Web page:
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Title: The 'Little Ice Age' maximum in south east Iceland : integrating the glacial, climatic and historical records of change
Author: McKinzey, Krista Michelle
Awarding Body: University of Edinburgh
Current Institution: University of Edinburgh
Date of Award: 2005
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This thesis investigates the ‘Little Ice Age’ (LIA) glacial maximum in southeast Iceland through integration of the glaciological, climatological and historical records of change in order to enhance current understanding about the timing, expression and consequences of glacier-climate interactions in the North Atlantic. Iceland’s proximity to large scale climatic drivers, such as the thermohaline circulation and North Atlantic Oscillation (NAO), indicates that its glaciers may provide one of the clearest signals of oceanic-atmospheric interactions at a range of time-scales. Previous opinions have differed regarding the timing of the LIA maximum extensive of Icelandic glaciers with possibilities generally ranging from the mid-/late- 18th to late 19th centuries. Moraines along the margins of Skálafellsjökull and Heinabergsjökull, two Vatnajökull outlet glaciers in southeast Iceland, were re-dated in order to examine whether disparities may have arisen due to differing glacier response rates, selective preservation of evidence or unreliable dating techniques. Approximately 12,000 lichens were measured on 40 moraine fragments to provide surface age proxies. The population gradient lichenometric technique yields late 18th to early 19th century moraine dates, whereas the conventional ‘average of the five largest’ method clusters moraine dates to the late 19th century. Subsequently, an updated tephrochonology for southeast Iceland (geochemistry and tephrastratigraphy) based on 25 reference soil profiles was used to identify tephra layers within 15 additional soil profiles dug around the LIA moraines. Tephrochonology confirms that the LIA maximum extent for both glaciers occurred between AD 1755 and 1873. A late 18th to early 19th century LIA maximum at Skálafellsjökull and Heinabergsjökull accords with widespread glacial maxima (extent and ice volume) across Iceland, indicative of a pervasive response to climatic deterioration. A positive degree-day mass balance model was implemented for Skálafellsjökull, Heinabergsjökull and Lambatungnajökull to assess the linkages between spatial expression of LIA glacier maxima with potential climatic envelopes during the late 18th to early 19th centuries. Reconstructions suggest that glacier mass balance was at least 1.5 to 2 mwe a-1 greater than at present induced by a ~1-1.5°C temperature reduction associated with severe sea-ice years during the 1780s. Equilibrium line altitudes may have lowered by ~140 m during the LIA maximum. The model also indicates that glacier hypsometry significantly affects differential response of the three Vatnajökull outlet glaciers under various climatic regimes.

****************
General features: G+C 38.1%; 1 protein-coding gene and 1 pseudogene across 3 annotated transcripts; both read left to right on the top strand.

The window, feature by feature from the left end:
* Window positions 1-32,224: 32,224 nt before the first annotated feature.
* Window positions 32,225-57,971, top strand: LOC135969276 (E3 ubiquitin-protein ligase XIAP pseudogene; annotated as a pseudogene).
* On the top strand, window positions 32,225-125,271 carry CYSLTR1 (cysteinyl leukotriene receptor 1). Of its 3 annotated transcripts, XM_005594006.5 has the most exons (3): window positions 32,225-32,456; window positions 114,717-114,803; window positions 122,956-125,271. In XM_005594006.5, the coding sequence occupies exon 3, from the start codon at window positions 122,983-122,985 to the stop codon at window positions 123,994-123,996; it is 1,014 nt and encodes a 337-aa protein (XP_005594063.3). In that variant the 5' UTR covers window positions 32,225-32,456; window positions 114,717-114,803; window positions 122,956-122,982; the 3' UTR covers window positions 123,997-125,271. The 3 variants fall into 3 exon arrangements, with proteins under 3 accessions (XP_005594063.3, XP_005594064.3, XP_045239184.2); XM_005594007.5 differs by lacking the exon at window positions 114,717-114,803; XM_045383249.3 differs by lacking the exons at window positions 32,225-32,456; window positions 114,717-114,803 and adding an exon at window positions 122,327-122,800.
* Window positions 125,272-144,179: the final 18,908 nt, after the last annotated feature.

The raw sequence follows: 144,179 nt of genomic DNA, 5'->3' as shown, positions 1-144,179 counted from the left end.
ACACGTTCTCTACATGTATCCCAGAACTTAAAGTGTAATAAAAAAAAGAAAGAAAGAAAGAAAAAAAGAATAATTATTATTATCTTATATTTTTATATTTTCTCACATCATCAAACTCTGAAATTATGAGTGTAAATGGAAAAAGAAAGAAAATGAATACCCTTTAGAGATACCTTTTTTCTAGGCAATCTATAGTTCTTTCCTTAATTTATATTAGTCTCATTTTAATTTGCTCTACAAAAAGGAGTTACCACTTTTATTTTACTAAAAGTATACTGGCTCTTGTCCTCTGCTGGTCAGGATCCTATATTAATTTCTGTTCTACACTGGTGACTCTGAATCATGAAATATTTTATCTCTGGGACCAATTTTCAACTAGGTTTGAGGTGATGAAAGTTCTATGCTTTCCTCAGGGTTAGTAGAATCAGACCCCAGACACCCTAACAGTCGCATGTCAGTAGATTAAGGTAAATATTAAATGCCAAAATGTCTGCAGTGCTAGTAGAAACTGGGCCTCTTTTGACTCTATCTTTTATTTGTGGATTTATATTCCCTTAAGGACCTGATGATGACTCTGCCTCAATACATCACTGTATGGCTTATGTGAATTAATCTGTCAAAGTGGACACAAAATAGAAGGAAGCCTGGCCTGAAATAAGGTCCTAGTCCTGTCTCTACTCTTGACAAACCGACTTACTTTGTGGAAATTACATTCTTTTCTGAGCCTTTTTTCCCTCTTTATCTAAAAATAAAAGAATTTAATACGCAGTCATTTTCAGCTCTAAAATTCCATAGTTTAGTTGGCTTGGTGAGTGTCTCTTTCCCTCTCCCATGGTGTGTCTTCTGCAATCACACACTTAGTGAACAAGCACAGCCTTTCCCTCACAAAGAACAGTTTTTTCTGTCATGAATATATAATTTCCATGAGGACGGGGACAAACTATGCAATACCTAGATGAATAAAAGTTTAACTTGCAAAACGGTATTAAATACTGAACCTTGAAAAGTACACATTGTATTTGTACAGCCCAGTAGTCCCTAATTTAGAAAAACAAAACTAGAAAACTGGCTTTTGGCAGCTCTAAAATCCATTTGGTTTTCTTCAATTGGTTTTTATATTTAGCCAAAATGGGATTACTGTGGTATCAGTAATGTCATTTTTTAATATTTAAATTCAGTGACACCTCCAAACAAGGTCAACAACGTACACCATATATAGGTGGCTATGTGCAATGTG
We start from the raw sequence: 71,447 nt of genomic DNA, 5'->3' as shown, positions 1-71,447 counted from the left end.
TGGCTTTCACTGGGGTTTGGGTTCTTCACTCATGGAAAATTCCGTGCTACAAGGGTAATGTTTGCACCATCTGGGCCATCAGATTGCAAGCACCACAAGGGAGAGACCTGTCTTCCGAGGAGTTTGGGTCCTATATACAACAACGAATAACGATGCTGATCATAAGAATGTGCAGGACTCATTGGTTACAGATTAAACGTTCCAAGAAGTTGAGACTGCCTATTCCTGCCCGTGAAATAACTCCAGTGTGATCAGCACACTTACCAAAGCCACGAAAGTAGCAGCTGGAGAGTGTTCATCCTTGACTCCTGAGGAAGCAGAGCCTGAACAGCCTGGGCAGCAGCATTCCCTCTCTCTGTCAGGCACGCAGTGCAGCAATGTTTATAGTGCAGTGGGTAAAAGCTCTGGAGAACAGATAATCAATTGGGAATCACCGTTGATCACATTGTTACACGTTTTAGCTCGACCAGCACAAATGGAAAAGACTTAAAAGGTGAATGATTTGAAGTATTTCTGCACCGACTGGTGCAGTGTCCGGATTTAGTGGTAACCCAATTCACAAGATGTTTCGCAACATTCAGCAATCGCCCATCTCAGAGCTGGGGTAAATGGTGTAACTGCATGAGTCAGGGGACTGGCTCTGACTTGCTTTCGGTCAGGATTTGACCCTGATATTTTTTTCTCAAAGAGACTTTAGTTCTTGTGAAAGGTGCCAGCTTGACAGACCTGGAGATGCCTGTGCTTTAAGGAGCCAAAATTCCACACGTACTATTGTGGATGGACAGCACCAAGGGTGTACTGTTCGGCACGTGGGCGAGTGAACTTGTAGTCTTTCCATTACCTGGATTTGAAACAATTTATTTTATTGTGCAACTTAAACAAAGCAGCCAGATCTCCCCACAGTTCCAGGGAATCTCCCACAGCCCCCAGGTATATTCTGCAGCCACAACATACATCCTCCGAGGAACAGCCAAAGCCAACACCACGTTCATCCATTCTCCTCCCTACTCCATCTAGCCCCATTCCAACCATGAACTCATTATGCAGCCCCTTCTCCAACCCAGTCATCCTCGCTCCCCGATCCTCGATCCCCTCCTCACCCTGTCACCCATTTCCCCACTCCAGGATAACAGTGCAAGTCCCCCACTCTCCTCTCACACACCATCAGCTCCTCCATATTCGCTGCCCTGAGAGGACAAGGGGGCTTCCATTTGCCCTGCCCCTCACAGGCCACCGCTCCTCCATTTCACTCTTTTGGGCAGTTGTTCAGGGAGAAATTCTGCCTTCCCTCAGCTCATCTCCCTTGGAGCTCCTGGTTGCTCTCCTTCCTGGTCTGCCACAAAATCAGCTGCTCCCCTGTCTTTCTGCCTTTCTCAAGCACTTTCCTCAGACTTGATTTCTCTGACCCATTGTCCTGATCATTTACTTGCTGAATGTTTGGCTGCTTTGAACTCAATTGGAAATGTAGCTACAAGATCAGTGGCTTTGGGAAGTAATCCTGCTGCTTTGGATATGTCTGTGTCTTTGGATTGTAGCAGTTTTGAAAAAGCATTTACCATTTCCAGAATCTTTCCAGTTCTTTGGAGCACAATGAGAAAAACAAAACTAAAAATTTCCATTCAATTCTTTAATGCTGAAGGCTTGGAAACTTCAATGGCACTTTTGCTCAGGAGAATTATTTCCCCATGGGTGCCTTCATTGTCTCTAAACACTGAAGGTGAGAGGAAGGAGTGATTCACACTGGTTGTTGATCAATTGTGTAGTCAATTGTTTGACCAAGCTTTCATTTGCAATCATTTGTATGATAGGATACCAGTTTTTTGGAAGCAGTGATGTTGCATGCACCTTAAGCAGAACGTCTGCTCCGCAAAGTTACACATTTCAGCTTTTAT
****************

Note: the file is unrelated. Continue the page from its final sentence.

Supervisor: Not available Sponsor: Not available
Qualification Name: Thesis (Ph.D.) Qualification Level: Doctoral
EThOS ID:  DOI: Not available